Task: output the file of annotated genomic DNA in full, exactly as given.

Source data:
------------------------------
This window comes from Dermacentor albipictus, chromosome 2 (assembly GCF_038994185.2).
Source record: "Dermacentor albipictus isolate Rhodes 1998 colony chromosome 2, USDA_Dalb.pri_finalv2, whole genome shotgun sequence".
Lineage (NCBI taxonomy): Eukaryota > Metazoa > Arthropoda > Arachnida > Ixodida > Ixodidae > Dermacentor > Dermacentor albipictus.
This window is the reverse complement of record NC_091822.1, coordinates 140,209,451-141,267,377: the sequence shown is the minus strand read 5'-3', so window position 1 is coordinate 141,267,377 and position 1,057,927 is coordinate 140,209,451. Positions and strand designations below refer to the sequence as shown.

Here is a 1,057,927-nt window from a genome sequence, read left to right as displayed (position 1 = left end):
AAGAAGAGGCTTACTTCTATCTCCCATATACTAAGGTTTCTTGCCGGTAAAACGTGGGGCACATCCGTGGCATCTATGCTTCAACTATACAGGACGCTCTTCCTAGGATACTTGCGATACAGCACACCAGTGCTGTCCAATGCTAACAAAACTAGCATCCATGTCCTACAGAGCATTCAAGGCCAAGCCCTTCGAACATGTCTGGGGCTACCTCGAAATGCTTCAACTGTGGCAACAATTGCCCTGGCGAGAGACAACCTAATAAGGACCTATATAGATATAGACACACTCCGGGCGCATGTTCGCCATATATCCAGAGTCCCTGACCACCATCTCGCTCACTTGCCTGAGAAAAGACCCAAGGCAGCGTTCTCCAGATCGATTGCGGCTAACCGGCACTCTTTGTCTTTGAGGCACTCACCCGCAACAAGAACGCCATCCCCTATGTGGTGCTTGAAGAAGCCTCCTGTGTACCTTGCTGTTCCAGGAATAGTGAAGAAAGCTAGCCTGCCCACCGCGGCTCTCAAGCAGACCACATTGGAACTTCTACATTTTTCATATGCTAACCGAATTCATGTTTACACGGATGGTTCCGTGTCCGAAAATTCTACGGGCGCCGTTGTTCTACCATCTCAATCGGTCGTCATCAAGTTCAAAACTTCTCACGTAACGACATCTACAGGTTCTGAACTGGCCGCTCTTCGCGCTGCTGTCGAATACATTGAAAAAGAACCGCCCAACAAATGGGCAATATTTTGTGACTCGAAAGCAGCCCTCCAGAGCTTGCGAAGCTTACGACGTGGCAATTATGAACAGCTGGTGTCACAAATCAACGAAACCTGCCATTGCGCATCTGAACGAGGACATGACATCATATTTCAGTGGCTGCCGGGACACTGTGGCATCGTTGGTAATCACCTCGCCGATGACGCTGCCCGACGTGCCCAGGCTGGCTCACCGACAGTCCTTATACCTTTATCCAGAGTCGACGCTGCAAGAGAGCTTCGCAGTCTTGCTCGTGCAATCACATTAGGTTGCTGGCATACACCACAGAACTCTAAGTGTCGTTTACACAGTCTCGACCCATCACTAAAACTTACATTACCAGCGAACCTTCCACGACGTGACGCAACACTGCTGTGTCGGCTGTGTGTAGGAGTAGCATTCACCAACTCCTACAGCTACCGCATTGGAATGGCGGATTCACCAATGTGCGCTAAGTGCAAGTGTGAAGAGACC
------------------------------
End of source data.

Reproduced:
This window comes from Dermacentor albipictus, chromosome 2 (assembly GCF_038994185.2).
Source record: "Dermacentor albipictus isolate Rhodes 1998 colony chromosome 2, USDA_Dalb.pri_finalv2, whole genome shotgun sequence".
Lineage (NCBI taxonomy): Eukaryota > Metazoa > Arthropoda > Arachnida > Ixodida > Ixodidae > Dermacentor > Dermacentor albipictus.
This window is the reverse complement of record NC_091822.1, coordinates 140,209,451-141,267,377: the sequence shown is the minus strand read 5'-3', so window position 1 is coordinate 141,267,377 and position 1,057,927 is coordinate 140,209,451. Positions and strand designations below refer to the sequence as shown.

Here is a 1,057,927-nt window from a genome sequence, read left to right as displayed (position 1 = left end):
AAGAAGAGGCTTACTTCTATCTCCCATATACTAAGGTTTCTTGCCGGTAAAACGTGGGGCACATCCGTGGCATCTATGCTTCAACTATACAGGACGCTCTTCCTAGGATACTTGCGATACAGCACACCAGTGCTGTCCAATGCTAACAAAACTAGCATCCATGTCCTACAGAGCATTCAAGGCCAAGCCCTTCGAACATGTCTGGGGCTACCTCGAAATGCTTCAACTGTGGCAACAATTGCCCTGGCGAGAGACAACCTAATAAGGACCTATATAGATATAGACACACTCCGGGCGCATGTTCGCCATATATCCAGAGTCCCTGACCACCATCTCGCTCACTTGCCTGAGAAAAGACCCAAGGCAGCGTTCTCCAGATCGATTGCGGCTAACCGGCACTCTTTGTCTTTGAGGCACTCACCCGCAACAAGAACGCCATCCCCTATGTGGTGCTTGAAGAAGCCTCCTGTGTACCTTGCTGTTCCAGGAATAGTGAAGAAAGCTAGCCTGCCCACCGCGGCTCTCAAGCAGACCACATTGGAACTTCTACATTTTTCATATGCTAACCGAATTCATGTTTACACGGATGGTTCCGTGTCCGAAAATTCTACGGGCGCCGTTGTTCTACCATCTCAATCGGTCGTCATCAAGTTCAAAACTTCTCACGTAACGACATCTACAGGTTCTGAACTGGCCGCTCTTCGCGCTGCTGTCGAATACATTGAAAAAGAACCGCCCAACAAATGGGCAATATTTTGTGACTCGAAAGCAGCCCTCCAGAGCTTGCGAAGCTTACGACGTGGCAATTATGAACAGCTGGTGTCACAAATCAACGAAACCTGCCATTGCGCATCTGAACGAGGACATGACATCATATTTCAGTGGCTGCCGGGACACTGTGGCATCGTTGGTAATCACCTCGCCGATGACGCTGCCCGACGTGCCCAGGCTGGCTCACCGACAGTCCTTATACCTTTATCCAGAGTCGACGCTGCAAGAGAGCTTCGCAGTCTTGCTCGTGCAATCACATTAGGTTGCTGGCATACACCACAGAACTCTAAGTGTCGTTTACACAGTCTCGACCCATCACTAAAACTTACATTACCAGCGAACCTTCCACGACGTGACGCAACACTGCTGTGTCGGCTGTGTGTAGGAGTAGCATTCACCAACTCCTACAGCTACCGCATTGGAATGGCGGATTCACCAATGTGCGCTAAGTGCAAGTGTGAAGAGACC